Domestic Reforms: Political Visions and Family Regulation in British Columbia, 1862-1940 by Chris ClarksonDomestic Reforms: Political Visions and Family Regulation in British Columbia, 1862-1940 by Chris Clarkson

Domestic Reforms: Political Visions and Family Regulation in British Columbia, 1862-1940

byChris Clarkson

Paperback | January 1, 2008

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Domestic Reforms tells a complicated story of family andwelfare law reform within the context of British Columbia’stransformation from a British colonial enclave to a white settlerCanadian province. It inherited a British legal system that grantedmarried men control over most family property and imposed fewobligations on them toward their wives and children. Yet from the 1860sonward, lawmakers throughout the Anglo-American world, includinglegislators on the Pacific Coast, began to grant women and children newrights. Feminist scholars have long debated the reasons for thesereforms. Why did male legislators choose to depart from patriarchalnorms, enacting laws that eroded husbands’ control over propertyand increased their obligations? More important, what were the legaland social consequences?

Chris Clarkson examines three waves of property, inheritance, andmaintenance law reform, arguing that each was related to a broaderpolitical vision intended to precipitate vast social and economiceffects. He analyzes the impact of the legislation, with emphasis onthe ambitions of regulated populations, the influence of the judiciary,and the social and fiscal concerns of generations of legislators andbureaucrats.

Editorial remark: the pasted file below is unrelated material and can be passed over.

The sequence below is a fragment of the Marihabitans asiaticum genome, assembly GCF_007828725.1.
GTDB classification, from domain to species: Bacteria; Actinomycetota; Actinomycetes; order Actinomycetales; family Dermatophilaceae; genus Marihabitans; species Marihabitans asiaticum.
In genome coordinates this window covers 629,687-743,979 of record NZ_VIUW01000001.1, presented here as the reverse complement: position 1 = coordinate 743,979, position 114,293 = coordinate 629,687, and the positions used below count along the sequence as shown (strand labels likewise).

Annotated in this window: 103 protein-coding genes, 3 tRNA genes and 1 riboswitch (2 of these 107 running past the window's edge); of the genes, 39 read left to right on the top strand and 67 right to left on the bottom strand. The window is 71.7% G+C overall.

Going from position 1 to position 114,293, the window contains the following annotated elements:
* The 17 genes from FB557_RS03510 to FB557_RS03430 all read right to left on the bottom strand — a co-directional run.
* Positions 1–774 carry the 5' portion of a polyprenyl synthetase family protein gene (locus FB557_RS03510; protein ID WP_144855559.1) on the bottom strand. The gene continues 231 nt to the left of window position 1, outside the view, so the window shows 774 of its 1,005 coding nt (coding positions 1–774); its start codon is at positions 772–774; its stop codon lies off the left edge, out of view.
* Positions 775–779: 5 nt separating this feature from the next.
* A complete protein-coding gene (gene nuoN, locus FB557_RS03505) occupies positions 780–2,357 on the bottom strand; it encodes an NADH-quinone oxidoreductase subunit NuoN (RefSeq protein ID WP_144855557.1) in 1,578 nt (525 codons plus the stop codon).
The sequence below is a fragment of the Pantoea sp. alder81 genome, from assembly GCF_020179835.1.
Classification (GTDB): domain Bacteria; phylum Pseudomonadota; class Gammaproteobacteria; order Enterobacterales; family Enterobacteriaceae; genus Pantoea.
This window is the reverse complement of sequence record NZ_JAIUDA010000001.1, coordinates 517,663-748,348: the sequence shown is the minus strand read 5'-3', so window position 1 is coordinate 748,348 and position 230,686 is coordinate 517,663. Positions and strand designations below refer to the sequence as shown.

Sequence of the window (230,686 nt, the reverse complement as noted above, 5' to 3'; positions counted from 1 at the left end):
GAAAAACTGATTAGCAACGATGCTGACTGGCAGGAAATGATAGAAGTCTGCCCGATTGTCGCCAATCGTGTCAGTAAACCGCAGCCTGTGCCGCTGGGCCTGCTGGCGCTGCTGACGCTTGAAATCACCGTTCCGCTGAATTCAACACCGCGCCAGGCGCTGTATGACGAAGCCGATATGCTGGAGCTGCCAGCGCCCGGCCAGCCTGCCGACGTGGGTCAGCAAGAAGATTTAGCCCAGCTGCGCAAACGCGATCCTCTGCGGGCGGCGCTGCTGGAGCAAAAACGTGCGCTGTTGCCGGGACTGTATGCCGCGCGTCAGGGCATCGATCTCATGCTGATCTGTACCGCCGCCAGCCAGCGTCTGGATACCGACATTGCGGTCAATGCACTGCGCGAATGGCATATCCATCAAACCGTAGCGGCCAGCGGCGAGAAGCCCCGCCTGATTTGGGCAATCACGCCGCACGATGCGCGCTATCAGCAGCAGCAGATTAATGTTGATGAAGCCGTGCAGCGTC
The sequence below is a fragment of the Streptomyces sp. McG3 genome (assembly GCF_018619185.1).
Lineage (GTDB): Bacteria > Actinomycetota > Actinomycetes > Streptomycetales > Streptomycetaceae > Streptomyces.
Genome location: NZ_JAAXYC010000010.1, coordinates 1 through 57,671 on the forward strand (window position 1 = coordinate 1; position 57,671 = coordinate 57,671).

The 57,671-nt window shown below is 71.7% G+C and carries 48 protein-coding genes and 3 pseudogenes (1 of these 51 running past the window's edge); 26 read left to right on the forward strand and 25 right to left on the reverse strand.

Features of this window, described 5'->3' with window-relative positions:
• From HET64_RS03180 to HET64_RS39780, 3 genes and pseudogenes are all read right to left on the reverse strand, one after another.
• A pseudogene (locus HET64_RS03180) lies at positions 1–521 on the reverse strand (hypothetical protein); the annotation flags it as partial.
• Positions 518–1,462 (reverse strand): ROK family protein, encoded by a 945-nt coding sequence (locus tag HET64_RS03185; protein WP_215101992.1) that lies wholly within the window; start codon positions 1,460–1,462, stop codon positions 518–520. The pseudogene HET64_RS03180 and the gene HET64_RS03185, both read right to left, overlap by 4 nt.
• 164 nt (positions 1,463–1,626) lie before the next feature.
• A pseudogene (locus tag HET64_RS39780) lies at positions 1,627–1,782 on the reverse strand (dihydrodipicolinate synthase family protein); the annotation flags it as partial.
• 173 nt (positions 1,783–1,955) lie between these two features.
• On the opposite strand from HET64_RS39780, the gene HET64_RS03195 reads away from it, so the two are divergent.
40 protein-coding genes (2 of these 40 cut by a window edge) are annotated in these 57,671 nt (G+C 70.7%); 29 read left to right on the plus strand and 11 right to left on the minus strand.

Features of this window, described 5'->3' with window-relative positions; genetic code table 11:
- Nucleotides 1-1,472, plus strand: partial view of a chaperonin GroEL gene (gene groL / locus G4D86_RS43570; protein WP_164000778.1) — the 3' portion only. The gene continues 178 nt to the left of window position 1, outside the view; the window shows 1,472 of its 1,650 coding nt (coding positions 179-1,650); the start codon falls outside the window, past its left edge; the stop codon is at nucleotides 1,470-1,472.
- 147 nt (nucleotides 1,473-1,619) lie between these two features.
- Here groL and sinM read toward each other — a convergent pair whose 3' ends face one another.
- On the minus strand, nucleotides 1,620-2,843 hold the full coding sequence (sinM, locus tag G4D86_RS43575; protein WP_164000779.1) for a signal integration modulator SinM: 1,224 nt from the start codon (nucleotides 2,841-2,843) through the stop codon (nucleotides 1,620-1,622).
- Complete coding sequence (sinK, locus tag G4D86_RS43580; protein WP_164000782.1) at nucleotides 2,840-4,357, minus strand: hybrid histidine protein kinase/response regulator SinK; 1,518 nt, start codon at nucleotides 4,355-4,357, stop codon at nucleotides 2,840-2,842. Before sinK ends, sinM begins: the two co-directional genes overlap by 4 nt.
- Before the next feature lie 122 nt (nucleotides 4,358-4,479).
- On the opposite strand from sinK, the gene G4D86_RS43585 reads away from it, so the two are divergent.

Chris Clarkson is a History Professor at Okanagan College.
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Title:Domestic Reforms: Political Visions and Family Regulation in British Columbia, 1862-1940Format:PaperbackDimensions:304 pages, 9.02 × 5.98 × 0.73 inPublished:January 1, 2008Publisher:Ubc PressLanguage:English

The following ISBNs are associated with this title:

ISBN - 10:0774813512

ISBN - 13:9780774813518

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Table of Contents

Part 1: The Yeoman Dream

1. Deserted Wives and Independent Men

2. Married Women, Country Wives, and Destitute Orphans

3. Chivalry and the Democratic Judiciary

Part 2: A Vision of Mutualistic Hierarchy

4. Creditors' Rights, the 1887 Married Women's Property Act,and the Emergence of a Liberal Femininity

Part 3: 'The Conservation ofChild-Life'

5. Maintaining the 'Hope of the Race': Child-Saving in aConservative Era, 1901-15

6. Child Protection and Women's Equality in the Liberal Era,1916-23

7. Public Policy, Published Decisions, and Police Courts

 

Conclusion

Notes; Select Bibliography

Editorial Reviews

British Columbia inherited a legal system that granted married mencontrol over most family property and imposed few obligations on themtoward their wives and children. Yet from the 1860s onward, lawmakersthroughout the Anglo-American world, including legislators on thePacific Coast, began to grant women and children new rights.Domestic Reforms deftly analyzes the impact of thelegislation, with emphasis on the ambitions of regulated populations,the influence of the judiciary, and the social and fiscal concerns ofgenerations of legislators and bureaucrats.